And because we are, as a people, almost irredeemable at the penchant for the impulsive, Nigeria has still not found a nexus between its inability to provide proper education for its bulging population and the pestilence of thuggery, armed robbery and other forms of violence that is taking the country.
When people are unable to actualise their personal dreams if and when they are enlightened enough to nurse them, they steal into other people’s dreams even if they do not have the requisite competence. That is why Nigeria is today cursed with policemen who have no business holding guns and teachers who should be nowhere near the classroom.
It is why our youths, sometimes, with the aid of their parents would do anything to pass examinations and when they get tired of failing, turn against society and lend themselves to hiring as political thugs capable of transforming into anything.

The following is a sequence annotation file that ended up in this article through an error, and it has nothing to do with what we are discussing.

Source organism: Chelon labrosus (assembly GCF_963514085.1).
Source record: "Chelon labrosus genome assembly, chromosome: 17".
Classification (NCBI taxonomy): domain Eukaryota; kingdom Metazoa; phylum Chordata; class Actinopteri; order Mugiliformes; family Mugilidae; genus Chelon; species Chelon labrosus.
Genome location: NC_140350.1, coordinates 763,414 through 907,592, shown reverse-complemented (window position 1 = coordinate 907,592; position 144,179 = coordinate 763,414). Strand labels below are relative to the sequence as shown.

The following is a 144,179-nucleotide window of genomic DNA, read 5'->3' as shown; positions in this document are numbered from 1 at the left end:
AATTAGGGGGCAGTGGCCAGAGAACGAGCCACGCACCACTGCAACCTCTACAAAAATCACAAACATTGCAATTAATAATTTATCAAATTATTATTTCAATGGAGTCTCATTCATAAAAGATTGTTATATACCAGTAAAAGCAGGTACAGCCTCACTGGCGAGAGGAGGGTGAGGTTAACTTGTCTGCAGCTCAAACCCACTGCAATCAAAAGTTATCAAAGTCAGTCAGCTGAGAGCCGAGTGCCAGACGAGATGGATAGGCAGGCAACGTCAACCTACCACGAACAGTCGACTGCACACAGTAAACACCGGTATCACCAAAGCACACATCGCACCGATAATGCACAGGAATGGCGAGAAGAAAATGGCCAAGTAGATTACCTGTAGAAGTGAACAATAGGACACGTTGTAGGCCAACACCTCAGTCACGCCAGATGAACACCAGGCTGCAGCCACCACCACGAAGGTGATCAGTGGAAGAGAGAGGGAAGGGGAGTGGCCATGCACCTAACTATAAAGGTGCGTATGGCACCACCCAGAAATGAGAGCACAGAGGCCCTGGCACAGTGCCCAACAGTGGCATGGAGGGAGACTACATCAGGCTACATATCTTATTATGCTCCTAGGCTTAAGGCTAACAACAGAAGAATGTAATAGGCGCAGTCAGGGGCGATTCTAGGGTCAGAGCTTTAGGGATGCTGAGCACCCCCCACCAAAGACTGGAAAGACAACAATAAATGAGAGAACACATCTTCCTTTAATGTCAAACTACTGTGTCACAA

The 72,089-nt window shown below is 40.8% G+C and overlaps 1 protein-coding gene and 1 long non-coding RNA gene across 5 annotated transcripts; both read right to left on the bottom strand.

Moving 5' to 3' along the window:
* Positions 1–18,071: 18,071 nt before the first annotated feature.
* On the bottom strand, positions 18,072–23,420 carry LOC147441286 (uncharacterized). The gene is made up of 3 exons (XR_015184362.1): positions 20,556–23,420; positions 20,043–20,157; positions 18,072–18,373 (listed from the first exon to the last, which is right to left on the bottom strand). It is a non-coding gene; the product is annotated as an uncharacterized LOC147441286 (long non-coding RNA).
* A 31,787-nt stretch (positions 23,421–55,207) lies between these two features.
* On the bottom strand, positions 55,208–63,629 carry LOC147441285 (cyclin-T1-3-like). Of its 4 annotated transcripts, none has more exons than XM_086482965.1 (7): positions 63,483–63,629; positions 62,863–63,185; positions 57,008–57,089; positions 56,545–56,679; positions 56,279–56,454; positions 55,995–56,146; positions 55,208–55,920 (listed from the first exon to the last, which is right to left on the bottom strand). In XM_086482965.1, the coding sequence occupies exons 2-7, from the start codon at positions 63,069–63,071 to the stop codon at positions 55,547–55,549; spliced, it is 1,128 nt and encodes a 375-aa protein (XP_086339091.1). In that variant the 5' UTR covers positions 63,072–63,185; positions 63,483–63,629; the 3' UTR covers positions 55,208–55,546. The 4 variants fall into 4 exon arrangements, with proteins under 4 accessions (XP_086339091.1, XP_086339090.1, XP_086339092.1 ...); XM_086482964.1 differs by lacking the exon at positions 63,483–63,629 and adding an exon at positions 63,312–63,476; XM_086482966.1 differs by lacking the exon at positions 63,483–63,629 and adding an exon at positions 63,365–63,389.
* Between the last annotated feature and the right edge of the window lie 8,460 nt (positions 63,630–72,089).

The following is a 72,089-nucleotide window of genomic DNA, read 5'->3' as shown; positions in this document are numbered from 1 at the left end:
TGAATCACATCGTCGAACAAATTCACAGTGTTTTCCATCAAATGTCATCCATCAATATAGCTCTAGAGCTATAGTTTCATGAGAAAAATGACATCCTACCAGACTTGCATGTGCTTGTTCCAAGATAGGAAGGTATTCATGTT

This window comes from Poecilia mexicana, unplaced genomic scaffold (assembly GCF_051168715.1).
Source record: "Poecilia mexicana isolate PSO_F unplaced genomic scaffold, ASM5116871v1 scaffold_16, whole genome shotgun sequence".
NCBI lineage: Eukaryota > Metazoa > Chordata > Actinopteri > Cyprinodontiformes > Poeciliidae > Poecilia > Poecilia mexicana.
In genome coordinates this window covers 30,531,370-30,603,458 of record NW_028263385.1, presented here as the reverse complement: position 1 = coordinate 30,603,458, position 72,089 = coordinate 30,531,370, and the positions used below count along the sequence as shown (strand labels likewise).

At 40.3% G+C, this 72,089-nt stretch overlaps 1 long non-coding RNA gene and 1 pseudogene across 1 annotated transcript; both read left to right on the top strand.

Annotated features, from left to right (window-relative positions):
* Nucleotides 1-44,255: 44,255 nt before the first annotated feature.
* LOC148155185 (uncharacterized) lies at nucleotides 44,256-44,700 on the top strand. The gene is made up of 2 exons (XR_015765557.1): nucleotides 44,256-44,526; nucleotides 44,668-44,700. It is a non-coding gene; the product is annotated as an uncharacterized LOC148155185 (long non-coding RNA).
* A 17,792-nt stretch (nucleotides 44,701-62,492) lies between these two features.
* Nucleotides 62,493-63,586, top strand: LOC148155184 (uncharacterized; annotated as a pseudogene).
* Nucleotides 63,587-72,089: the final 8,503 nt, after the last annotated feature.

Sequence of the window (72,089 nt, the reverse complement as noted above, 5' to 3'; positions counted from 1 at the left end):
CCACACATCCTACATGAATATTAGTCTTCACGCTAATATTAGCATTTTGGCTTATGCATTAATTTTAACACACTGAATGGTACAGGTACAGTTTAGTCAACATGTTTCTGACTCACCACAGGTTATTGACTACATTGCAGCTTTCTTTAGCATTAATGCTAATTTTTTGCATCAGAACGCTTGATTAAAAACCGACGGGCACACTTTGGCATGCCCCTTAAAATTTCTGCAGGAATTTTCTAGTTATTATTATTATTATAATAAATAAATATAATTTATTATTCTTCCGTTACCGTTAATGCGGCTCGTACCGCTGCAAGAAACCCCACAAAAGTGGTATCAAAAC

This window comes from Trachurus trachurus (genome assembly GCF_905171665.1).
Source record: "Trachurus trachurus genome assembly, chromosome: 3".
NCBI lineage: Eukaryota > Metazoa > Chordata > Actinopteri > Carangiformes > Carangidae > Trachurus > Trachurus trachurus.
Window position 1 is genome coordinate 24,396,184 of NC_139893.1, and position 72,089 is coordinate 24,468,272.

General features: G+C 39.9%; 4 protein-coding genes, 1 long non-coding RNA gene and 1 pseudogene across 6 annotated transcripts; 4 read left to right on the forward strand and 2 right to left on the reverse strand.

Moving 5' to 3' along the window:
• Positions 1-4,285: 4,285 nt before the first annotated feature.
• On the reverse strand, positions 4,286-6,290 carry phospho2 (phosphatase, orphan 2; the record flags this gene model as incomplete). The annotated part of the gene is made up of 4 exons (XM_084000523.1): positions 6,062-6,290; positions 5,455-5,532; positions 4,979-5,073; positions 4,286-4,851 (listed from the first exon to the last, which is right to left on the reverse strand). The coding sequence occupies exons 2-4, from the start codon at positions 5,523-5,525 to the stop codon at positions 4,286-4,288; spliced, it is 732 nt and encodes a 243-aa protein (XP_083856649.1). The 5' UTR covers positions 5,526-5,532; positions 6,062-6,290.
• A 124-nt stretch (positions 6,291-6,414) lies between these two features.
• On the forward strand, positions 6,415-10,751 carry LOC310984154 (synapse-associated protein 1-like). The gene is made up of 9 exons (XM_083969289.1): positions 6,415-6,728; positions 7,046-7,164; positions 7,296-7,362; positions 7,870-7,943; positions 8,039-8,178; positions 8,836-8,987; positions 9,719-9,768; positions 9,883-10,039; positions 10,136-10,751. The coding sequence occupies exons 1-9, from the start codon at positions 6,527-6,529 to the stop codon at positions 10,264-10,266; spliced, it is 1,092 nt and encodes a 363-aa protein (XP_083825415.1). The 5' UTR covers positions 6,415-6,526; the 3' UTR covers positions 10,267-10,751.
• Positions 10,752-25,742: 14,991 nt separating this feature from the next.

And what choice do they have? Nothing catches the attention of Nigerians these days like the 2019 election; politics has become the only thriving endeavour in our country, and with it comes loads of money. So everyone, since money and plenty of it, has become the pass for survival in the country, must find a role to play. And it does not matter whether one is a kingmaker, the king or hoodlum who forces the will of the minority on the rest of the people, just get yourself a role and roll in the lushness of national foolishness.
But unless this country realises its folly, goes back to the basics and picks up the values that hitherto governed its societal fabric, the chicken will come home to roost one day and those who have not found their way to Canada and some more decent countries, will reap the harvest of the madness being planted today. He who sows the wind should expect the whirlwind. Nigeria should prepare for an explosion, unless it repents of its current carelessness.